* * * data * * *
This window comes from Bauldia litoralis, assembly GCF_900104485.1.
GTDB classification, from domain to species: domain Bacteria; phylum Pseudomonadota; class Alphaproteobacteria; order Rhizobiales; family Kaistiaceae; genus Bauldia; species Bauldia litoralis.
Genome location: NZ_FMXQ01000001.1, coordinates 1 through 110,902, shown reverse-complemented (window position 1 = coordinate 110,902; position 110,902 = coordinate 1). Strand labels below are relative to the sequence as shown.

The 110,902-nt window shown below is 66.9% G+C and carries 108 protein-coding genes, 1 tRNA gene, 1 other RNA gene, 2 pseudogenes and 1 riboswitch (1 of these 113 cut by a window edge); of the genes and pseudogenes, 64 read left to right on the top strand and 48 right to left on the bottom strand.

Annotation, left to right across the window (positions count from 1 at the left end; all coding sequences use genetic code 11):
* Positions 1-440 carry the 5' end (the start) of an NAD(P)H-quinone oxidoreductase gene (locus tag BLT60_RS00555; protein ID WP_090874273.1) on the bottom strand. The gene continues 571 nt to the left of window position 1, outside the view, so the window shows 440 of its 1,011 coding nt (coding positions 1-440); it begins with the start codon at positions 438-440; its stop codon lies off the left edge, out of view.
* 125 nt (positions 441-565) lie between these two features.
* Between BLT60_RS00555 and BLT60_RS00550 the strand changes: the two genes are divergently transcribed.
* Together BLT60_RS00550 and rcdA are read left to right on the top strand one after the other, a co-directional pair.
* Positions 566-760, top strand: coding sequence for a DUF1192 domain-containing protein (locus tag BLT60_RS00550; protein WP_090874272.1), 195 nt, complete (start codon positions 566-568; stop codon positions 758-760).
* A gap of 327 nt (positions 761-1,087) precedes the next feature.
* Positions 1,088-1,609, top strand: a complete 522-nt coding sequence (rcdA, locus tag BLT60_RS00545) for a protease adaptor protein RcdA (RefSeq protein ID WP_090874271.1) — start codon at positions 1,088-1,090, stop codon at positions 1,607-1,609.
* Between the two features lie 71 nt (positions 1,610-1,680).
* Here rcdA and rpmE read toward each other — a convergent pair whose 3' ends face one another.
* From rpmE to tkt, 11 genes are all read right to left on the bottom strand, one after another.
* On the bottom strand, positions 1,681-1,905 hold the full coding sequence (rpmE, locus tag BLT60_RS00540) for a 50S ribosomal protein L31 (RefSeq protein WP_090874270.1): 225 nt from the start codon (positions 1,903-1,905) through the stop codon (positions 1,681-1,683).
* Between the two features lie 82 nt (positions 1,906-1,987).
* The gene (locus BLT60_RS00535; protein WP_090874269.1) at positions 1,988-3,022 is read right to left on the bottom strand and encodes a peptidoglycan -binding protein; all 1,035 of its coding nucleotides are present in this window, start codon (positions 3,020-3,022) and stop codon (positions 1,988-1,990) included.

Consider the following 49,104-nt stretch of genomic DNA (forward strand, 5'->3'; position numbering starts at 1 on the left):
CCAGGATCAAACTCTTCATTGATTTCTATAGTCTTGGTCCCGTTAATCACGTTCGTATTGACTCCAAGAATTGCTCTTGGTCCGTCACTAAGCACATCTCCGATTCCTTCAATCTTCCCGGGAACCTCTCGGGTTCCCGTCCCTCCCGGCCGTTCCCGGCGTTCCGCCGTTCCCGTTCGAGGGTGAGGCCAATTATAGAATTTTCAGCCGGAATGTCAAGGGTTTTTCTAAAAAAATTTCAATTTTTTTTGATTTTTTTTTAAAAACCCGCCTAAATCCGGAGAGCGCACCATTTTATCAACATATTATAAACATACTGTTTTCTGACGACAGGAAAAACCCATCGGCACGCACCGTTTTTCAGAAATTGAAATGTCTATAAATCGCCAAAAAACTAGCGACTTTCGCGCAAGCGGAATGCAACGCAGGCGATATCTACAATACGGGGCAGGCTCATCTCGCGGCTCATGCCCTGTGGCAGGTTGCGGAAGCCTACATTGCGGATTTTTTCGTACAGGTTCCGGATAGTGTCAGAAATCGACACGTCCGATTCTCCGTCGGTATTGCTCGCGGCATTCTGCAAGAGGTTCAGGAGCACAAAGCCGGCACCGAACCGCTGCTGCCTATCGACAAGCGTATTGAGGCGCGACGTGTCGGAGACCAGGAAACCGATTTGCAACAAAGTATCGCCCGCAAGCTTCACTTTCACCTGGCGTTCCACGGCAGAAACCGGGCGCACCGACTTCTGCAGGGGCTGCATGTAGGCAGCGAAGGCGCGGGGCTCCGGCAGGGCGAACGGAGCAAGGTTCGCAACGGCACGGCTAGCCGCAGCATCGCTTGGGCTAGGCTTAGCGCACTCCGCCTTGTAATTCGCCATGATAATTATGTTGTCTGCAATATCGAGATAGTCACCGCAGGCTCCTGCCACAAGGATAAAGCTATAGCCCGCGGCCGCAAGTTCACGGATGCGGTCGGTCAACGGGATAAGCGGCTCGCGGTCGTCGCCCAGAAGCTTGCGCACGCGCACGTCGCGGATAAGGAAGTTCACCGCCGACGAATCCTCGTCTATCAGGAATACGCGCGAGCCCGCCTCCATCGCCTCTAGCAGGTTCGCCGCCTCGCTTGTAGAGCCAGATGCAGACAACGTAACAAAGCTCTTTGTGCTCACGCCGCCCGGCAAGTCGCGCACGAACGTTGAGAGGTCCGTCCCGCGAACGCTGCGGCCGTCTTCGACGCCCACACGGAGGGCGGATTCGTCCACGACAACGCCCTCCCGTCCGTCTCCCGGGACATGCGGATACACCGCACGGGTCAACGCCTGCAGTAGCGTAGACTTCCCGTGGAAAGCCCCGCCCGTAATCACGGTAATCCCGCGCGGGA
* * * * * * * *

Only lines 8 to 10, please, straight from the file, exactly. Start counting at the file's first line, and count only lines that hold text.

* Between BLT60_RS00555 and BLT60_RS00550 the strand changes: the two genes are divergently transcribed.
* Together BLT60_RS00550 and rcdA are read left to right on the top strand one after the other, a co-directional pair.
* Positions 566-760, top strand: coding sequence for a DUF1192 domain-containing protein (locus tag BLT60_RS00550; protein WP_090874272.1), 195 nt, complete (start codon positions 566-568; stop codon positions 758-760).